If Jürgen Fitschen knew what was coming, he didn’t show it. Deutsche Bank’s co-chief executive appeared in a panel discussion at the „Day of German Industry“ in Berlin on Wednesday, discussing the image of the financial sector at approximately the same time that newswires flashed the news that he had been publicly charged with making misleading statements before court.
Perhaps this is because he knew what was about to happen. The fact that Mr. Fitschen and four other former executives have been indicted for their role in the long-running case surrounding the collapse of Leo Kirch’s media empire has long been known by the bank. The decision by Munich prosecutors to move forward was already reached in August, according to Handelsblatt sources, but they couldn’t publicly release the charges until all parties acknowledged they had received the 627-page indictment.
This point was finally reached on Wednesday. State prosecutors in Munich have now set the stage for what could be the most spectacular trial in the history of Germany’s financial sector. Former chief executives Josef Ackermann and Rolf Breuer, as well as former board members Clemens Börsig and Tessen von Heydebreck could also be brought to trial. Deutsche Bank, Germany’s largest bank, could also face a fine.
Munich-based judge Peter Noll will now have to decide whether to bring the matter to trial. Experts say a decision is not likely until next year – defendants have six weeks to make their own statements to the court and could well get an extension given the case’s complexity. But the judge on the case has not shirked away from bringing high-profile cases to trial in the past. He recently made headlines by presiding over the trial of Formula 1 boss Bernie Ecclestone.
It is unlikely that prosecutors would file formal charges if they didn’t believe the case could move to trial. Legal guidelines for the presiding judge are that there has to be about a 50-percent chance or more that the defendants could be convicted in order to bring the case to court. In practice, experts said it is rare that such cases are not pushed to trial in Germany.
“If charges are done even half-way decently, then there is much to speak for them being granted,” said Matthias Casper, professor of banking law at the University of Münster.
Of course, Mr. Fitschen remains innocent until proven guilty. That means he is likely to hold onto his job as Deutsche Bank co-CEO, together with Anshu Jain, at least for now. Mr. Casper noted that Germany’s banking regulator, BaFin, is extremely unlikely to seek Mr. Fitschen’s dismissal unless there is a verdict. After all, BaFin did not move against Mr. Fitschen’s predecessor, Josef Ackermann, when he stood trial 10 years ago over the takeover of telecoms firm Mannesmann by Vodafone.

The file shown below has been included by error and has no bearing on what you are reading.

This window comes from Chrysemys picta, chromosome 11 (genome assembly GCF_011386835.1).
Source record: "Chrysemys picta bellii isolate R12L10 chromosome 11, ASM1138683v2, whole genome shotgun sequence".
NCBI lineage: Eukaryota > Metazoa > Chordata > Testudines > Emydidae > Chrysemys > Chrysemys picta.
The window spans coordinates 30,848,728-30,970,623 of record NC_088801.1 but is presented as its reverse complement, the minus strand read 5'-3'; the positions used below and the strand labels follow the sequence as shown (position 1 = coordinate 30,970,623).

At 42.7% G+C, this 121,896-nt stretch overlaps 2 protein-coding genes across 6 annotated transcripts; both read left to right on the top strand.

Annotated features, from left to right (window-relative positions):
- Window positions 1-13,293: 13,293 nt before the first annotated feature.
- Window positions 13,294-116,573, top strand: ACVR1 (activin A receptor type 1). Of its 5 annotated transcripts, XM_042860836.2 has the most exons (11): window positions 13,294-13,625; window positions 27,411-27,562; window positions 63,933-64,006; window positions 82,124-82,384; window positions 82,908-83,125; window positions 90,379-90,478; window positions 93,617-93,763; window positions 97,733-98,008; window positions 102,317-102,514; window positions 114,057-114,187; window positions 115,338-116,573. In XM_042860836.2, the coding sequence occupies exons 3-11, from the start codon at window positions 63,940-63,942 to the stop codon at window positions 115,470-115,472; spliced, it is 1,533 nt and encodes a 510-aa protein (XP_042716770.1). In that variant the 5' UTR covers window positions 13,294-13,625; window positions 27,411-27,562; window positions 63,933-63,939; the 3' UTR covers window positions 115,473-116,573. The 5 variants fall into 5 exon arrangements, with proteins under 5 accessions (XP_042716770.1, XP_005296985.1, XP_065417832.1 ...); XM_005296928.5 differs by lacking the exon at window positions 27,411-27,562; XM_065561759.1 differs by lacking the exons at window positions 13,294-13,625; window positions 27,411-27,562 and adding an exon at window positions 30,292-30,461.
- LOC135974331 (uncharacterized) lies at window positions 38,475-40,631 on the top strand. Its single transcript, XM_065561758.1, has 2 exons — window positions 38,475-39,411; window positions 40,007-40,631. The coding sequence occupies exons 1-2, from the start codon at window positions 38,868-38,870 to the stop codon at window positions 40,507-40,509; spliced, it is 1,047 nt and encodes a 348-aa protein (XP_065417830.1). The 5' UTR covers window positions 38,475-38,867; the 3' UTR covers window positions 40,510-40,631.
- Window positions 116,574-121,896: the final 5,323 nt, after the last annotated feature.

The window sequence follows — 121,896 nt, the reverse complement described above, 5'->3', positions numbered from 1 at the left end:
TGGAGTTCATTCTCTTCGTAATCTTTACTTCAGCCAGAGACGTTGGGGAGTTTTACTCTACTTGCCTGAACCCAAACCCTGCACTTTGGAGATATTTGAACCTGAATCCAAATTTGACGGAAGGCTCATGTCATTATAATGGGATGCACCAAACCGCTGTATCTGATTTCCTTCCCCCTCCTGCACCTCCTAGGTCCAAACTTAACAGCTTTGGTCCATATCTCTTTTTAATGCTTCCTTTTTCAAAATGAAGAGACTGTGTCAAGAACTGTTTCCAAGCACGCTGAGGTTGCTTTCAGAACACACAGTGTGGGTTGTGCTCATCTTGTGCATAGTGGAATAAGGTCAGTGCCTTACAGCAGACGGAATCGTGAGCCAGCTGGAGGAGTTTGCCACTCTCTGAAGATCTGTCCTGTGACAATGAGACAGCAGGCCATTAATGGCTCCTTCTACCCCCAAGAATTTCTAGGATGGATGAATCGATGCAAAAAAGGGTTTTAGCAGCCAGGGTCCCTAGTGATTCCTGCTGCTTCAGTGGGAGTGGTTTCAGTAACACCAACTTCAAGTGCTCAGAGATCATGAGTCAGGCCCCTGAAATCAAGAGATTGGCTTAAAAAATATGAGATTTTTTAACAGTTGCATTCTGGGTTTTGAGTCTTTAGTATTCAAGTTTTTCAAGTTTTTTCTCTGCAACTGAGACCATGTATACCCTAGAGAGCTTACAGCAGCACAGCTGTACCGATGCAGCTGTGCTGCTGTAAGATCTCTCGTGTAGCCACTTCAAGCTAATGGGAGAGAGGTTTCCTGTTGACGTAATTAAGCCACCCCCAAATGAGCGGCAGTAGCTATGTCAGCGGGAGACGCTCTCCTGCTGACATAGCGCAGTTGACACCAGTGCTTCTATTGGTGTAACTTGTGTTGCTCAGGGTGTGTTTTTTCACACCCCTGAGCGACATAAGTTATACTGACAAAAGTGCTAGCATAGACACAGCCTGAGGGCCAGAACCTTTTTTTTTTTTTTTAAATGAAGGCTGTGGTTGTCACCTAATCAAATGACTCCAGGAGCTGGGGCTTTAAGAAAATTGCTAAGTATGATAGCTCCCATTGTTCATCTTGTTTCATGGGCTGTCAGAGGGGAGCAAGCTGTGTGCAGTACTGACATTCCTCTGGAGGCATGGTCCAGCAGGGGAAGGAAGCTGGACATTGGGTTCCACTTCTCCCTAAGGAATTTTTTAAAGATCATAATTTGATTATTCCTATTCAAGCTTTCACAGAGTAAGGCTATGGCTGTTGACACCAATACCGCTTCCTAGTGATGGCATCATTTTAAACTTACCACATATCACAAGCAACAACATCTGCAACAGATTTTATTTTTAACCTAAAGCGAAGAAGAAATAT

Mr. Fitschen has insisted he did nothing wrong, and Deutsche Bank in a statement said it is confident that the charges “will be proven unfounded.” But the case nevertheless marks a heavy personal blow for Mr. Fitschen, who came to the helm in 2012 promising to clean up the bank’s reputation. Instead, these new charges over the Kirch affair will be added to a series of ongoing legal disputes for the bank, ranging from the manipulation of currency benchmarks to ignoring U.S. sanctions.
The indictment also extends what has already been one of Germany’s most acrimonious court disputes.
The bank and its executives denied the charges in court, but settled earlier this year for €925 million ($1.24 billion).
It all began when former Deutsche Bank chief executive Breuer in 2002 questioned in an interview whether media firm Kirch Group could pay its bills. Three months later the company filed for insolvency. Founder Leo Kirch suspected Mr. Breuer’s comments were pre-meditated as the bank hoped to profit from the ensuing insolvency, and he filed a claim for damages against Mr. Breuer and Deutsche Bank. The bank and its executives denied the charges in court, but settled earlier this year for €925 million ($1.24 billion).
In the indictment, the prosecutors note that Mr. Fitschen, who testified in 2011, did not make “conclusive” remarks that could be deemed as making false statements. But they argue that as co-CEO, Mr. Fitschen had a responsibility to correct the statements of his fellow board members and Deutsche Bank’s lawyers if they were lying.
With his careful words, “he thereby wanted to avoid making false statements that could have been proven by the state court in Munich. At the same time, he also did not want to torpedo the defense strategy by making a clear statement,” the prosecutors argued. As further documents later emerged suggesting the bank had made false statements to the court, the prosecutors argued Mr. Fitschen and Mr. Ackermann continued to remain silent.
The trial is certain to unfold over a mountain of evidence. Aside from the 627-page indictment, which includes 516 pages of investigative findings, Mr. Fitschen and his lawyers are likely to submit a series of DVDs full of their own scanned-in evidence.
Kerstin Leitel is a Handelsblatt editor. She covers banks and insurances from the Munich office. Peter Köhler is a Handelsblatt Frankfurt correspondent and leads the banking team. Christopher Cermak is an editor at Handelsblatt Global Edition and covers the financial world. Contact the authors: firstname.lastname@example.org, email@example.com and firstname.lastname@example.org